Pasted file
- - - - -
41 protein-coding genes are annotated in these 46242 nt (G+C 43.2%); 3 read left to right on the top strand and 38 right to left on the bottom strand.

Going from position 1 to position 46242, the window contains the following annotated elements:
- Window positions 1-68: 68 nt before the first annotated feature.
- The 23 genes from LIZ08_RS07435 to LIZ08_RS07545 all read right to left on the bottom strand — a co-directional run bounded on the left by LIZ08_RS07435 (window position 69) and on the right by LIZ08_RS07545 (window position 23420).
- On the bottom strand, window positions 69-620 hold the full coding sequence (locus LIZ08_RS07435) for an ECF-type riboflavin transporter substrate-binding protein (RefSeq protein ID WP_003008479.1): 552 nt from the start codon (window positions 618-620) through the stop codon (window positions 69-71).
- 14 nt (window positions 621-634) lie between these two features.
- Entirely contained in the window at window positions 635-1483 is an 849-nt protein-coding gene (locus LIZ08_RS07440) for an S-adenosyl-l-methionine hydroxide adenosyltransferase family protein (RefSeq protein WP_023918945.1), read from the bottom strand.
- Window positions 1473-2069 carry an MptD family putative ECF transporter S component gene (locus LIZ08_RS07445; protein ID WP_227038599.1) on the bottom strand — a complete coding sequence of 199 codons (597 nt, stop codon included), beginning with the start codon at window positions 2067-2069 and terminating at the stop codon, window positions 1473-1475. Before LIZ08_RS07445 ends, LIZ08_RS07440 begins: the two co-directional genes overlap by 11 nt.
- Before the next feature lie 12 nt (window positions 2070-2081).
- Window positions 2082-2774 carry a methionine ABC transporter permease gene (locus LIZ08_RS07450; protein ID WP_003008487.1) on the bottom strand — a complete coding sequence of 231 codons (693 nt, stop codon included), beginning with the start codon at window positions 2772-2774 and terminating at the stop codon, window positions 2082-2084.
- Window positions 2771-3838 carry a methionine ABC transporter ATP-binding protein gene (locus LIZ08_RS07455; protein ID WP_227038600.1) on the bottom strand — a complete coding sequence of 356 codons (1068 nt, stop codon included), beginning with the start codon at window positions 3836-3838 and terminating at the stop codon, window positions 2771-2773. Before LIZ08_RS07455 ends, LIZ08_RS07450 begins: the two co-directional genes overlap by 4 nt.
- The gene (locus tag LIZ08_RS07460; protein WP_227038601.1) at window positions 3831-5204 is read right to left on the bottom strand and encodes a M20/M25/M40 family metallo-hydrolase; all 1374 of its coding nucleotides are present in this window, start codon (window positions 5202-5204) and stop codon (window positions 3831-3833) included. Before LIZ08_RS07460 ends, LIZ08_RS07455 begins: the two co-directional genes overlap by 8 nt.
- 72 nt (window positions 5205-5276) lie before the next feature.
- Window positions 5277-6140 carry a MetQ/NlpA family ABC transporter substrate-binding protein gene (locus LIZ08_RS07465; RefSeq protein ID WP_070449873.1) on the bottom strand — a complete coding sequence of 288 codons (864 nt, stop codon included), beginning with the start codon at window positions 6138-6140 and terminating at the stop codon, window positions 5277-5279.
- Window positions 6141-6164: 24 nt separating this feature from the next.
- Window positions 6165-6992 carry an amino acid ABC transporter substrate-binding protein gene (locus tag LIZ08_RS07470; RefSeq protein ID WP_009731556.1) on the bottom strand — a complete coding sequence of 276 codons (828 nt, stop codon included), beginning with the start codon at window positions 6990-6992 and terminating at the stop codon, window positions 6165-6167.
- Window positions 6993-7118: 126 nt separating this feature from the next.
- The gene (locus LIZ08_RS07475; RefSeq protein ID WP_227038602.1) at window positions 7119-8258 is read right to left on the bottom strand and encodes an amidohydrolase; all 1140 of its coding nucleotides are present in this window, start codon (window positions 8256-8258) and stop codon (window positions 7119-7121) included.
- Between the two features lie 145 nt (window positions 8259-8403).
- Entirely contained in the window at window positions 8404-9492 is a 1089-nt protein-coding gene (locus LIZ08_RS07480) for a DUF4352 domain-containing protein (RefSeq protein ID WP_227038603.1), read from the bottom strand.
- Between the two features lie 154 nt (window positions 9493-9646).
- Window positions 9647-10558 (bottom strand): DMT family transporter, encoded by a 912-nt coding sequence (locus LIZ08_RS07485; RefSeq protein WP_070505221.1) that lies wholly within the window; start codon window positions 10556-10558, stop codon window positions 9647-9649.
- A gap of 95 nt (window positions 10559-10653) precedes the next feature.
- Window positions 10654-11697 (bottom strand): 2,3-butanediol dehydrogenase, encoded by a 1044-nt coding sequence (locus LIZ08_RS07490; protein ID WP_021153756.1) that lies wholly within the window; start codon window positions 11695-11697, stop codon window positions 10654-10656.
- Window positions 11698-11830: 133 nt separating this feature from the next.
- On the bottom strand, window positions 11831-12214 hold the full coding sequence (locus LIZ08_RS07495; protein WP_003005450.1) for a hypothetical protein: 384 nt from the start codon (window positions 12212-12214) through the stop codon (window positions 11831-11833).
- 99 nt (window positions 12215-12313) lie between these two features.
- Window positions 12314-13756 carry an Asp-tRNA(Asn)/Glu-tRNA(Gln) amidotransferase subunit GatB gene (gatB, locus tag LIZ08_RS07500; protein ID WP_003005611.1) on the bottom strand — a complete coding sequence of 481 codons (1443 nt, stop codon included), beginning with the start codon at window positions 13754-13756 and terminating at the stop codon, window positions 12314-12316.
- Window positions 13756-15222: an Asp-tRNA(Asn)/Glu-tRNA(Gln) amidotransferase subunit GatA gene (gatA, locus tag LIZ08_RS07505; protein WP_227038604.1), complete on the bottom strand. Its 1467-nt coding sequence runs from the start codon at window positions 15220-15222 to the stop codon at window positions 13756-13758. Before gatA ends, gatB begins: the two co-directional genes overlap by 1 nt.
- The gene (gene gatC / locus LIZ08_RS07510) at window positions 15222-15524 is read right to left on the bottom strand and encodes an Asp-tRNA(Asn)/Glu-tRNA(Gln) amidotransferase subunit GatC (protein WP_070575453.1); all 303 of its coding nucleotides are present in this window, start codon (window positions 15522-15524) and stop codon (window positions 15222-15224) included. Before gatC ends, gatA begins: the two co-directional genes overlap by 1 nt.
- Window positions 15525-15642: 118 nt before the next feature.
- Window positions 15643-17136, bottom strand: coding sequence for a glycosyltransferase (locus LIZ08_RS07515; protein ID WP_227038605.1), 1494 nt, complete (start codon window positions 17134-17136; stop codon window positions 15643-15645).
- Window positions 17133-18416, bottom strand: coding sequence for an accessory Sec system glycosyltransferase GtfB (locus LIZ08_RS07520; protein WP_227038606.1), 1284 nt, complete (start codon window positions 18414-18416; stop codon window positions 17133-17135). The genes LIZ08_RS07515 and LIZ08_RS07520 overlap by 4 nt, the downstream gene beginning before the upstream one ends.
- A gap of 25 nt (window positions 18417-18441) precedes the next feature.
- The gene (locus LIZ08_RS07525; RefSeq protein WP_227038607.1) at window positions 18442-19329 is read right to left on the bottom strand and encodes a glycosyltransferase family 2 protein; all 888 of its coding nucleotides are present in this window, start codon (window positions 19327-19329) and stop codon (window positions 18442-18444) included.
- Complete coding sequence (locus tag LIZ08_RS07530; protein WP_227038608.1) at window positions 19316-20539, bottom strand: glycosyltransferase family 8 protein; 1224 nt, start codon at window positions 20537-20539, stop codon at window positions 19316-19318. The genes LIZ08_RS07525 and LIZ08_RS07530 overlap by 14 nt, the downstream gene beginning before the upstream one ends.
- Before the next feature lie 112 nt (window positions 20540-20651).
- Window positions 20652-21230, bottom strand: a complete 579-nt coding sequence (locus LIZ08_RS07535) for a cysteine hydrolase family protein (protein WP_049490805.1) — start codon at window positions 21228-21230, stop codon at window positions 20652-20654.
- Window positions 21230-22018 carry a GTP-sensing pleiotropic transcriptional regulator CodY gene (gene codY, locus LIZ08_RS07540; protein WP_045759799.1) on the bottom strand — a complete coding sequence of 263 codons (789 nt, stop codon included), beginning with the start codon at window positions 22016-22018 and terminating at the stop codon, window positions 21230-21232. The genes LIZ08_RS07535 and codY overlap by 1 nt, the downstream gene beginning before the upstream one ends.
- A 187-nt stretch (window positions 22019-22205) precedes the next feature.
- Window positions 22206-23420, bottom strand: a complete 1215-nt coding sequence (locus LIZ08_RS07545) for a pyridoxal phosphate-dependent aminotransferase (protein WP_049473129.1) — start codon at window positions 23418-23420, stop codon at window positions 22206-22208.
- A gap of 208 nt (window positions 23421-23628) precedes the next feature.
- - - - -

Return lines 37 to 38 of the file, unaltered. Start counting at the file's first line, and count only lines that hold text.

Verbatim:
- Before the next feature lie 112 nt (window positions 20540-20651).
- Window positions 20652-21230, bottom strand: a complete 579-nt coding sequence (locus LIZ08_RS07535) for a cysteine hydrolase family protein (protein WP_049490805.1) — start codon at window positions 21228-21230, stop codon at window positions 20652-20654.